10 minutes with… Ian Miller

Tuesday, 21 August, 2012

“These days, there are too many grumpy grey-haired old men like me around that are quietly disappearing and that is the challenge for the industry,” said Ian Miller, ARCIA enthusiast and consultant for Orange Horizons, when he talked to Kylie Rhodes about his past and radio’s future.

Encouraging people into the radio industry and training them to take on technician roles are problems Miller is very much aware of. The change in the manufacturer’s role from selling its wares to becoming a warehouse entity has put pressure on training people to become dealers of its products. However, Miller says, once the older generation start disappearing, this might force the market to pay for the training of the next generation.

He says the simple fact is that “we are not charging enough for what we do and only by being realistic on prices can we get back to being proud of what we do in this industry. We have to learn to value our time and charge for it. There needs to be a complete change in thinking.”

He blames the industry for not attracting young trainees because it hasn’t sold the message about radio. Students still believe that since the mobile phone has come out, radio is dead. Classes are being abandoned and so the classes are being disbanded, he says.

“In Victoria, the government has cut nearly $300 million out of the TAFE system. So unless you can get 25 bums on seats to run a course, they don’t do it. I think what will happen in future is the technicians and salespeople will do an electronics course and some way, maybe through distance education, will pick up radio.”

Although significant changes to training have changed the way people get involved with the industry, Miller is positive about the future.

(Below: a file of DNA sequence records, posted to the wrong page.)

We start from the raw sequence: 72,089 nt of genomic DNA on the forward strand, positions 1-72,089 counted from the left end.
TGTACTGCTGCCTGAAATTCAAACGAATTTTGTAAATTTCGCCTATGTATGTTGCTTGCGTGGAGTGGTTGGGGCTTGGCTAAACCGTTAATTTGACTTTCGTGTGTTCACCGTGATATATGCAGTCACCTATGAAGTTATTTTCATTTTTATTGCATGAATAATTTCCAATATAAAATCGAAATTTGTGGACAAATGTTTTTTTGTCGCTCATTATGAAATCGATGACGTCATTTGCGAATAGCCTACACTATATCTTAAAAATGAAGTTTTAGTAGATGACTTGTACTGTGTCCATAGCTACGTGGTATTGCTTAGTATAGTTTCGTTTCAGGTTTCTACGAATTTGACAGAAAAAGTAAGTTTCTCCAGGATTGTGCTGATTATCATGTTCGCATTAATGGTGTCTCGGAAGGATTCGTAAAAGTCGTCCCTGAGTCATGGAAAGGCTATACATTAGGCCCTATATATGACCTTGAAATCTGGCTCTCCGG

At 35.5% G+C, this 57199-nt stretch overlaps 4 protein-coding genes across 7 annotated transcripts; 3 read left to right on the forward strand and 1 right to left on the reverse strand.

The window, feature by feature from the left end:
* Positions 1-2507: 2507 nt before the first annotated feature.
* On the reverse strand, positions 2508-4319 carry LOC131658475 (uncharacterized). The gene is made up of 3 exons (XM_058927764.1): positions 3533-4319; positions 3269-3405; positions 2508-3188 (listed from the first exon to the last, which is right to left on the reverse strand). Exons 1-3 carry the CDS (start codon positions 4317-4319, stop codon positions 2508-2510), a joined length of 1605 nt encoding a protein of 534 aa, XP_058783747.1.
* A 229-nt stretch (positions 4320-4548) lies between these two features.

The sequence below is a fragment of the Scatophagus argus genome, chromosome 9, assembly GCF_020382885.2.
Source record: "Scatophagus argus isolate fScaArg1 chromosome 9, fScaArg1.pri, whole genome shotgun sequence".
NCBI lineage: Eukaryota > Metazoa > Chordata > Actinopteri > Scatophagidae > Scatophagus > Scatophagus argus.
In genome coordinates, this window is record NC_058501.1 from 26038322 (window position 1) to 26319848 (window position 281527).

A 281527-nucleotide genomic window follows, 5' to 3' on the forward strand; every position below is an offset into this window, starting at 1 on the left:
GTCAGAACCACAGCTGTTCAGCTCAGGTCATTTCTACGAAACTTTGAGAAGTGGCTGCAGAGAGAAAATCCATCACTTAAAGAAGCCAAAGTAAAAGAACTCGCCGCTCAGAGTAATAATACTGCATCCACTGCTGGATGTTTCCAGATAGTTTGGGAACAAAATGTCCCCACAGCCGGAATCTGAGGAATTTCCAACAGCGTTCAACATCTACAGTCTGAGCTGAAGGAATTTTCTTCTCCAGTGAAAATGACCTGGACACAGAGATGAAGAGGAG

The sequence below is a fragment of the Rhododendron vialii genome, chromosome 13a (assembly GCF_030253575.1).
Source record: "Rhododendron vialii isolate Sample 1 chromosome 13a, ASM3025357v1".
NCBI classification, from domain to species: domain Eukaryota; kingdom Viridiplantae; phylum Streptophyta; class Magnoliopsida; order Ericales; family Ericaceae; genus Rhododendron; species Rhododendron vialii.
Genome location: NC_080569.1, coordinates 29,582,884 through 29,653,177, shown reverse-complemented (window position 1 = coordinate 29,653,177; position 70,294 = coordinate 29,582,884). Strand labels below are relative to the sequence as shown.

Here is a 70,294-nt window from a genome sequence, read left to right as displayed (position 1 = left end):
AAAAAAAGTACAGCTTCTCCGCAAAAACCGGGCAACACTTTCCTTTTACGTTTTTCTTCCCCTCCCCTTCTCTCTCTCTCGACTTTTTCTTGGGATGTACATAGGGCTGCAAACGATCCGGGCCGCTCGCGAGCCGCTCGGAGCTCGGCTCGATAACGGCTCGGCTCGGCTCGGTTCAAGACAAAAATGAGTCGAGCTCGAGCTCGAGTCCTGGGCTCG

“The industry is pretty resilient. I’m confident that it will go on and will be great and I’d like to think there are young people coming into the industry now that in 40 years’ time will be in the same position I’m in. They will hopefully say they’ve had a ball and loved every minute of it and have created the same environment for the ones to follow.”

However, 40 years ago when Miller came into the industry, it was a very different scene. He began his working life training as a technician with the Postmaster-General’s (PMG) Department, now called Telstra. His first two years studying were spent training as a telephone technician and only in his third year was he able to specialise in radio.

He then worked on the ABC’s two-way radio and broadcast transmitters and did the studio work for radio and television. He travelled all around Victoria, spending six weeks in a different location as part of his job. Over the years, he worked with a variety of companies in the radio communications industry and from 1999 to 2010 he was a co-owner of AA Radio Services.

Looking back he says: “I’ve been lucky to work in this industry. Transmitters are always in the highest location, either on the tallest building or on the biggest hill, and I got paid to look at all this wonderful scenery as part of my work. Just as enjoyable has been working with people in the industry and the job satisfaction I’ve received, helping people solve their communication problems.”

After four decades in the radio industry, Miller is not set to hang up his hat yet. He will be continuing as a consultant with his company, Orange Horizons, and will remain as a committee member of industry association ARCIA.

“I feel like I have some knowledge to give back. I still want to be involved in the industry association because I do very fervently believe that it will be a critical part of the industry over the next two or three years. Maybe I will learn to put down the microphone and start to relax a little bit and back out, but I don’t want to. I would like to help people within the industry and customers in general, and try to give back to the people who have given to me.”

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